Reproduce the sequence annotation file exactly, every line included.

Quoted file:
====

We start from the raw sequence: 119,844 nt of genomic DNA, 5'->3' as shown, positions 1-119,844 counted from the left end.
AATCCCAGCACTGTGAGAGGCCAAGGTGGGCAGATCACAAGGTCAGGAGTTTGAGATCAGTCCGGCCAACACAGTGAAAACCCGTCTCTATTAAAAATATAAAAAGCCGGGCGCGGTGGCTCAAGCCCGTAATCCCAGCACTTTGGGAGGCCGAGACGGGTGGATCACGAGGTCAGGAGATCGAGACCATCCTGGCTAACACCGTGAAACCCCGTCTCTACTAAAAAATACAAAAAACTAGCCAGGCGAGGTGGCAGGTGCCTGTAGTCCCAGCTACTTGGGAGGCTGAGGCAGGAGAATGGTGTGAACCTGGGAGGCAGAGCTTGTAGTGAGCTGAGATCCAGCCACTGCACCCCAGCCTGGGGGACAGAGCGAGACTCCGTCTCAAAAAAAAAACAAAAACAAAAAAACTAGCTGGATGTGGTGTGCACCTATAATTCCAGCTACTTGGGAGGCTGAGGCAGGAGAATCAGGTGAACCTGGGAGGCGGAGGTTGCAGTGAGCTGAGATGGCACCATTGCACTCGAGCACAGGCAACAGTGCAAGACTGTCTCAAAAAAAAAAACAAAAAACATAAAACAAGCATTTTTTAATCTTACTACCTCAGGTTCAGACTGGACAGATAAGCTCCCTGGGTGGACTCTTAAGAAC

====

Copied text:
We start from the raw sequence: 119,844 nt of genomic DNA, 5'->3' as shown, positions 1-119,844 counted from the left end.
AATCCCAGCACTGTGAGAGGCCAAGGTGGGCAGATCACAAGGTCAGGAGTTTGAGATCAGTCCGGCCAACACAGTGAAAACCCGTCTCTATTAAAAATATAAAAAGCCGGGCGCGGTGGCTCAAGCCCGTAATCCCAGCACTTTGGGAGGCCGAGACGGGTGGATCACGAGGTCAGGAGATCGAGACCATCCTGGCTAACACCGTGAAACCCCGTCTCTACTAAAAAATACAAAAAACTAGCCAGGCGAGGTGGCAGGTGCCTGTAGTCCCAGCTACTTGGGAGGCTGAGGCAGGAGAATGGTGTGAACCTGGGAGGCAGAGCTTGTAGTGAGCTGAGATCCAGCCACTGCACCCCAGCCTGGGGGACAGAGCGAGACTCCGTCTCAAAAAAAAAACAAAAACAAAAAAACTAGCTGGATGTGGTGTGCACCTATAATTCCAGCTACTTGGGAGGCTGAGGCAGGAGAATCAGGTGAACCTGGGAGGCGGAGGTTGCAGTGAGCTGAGATGGCACCATTGCACTCGAGCACAGGCAACAGTGCAAGACTGTCTCAAAAAAAAAAACAAAAAACATAAAACAAGCATTTTTTAATCTTACTACCTCAGGTTCAGACTGGACAGATAAGCTCCCTGGGTGGACTCTTAAGAAC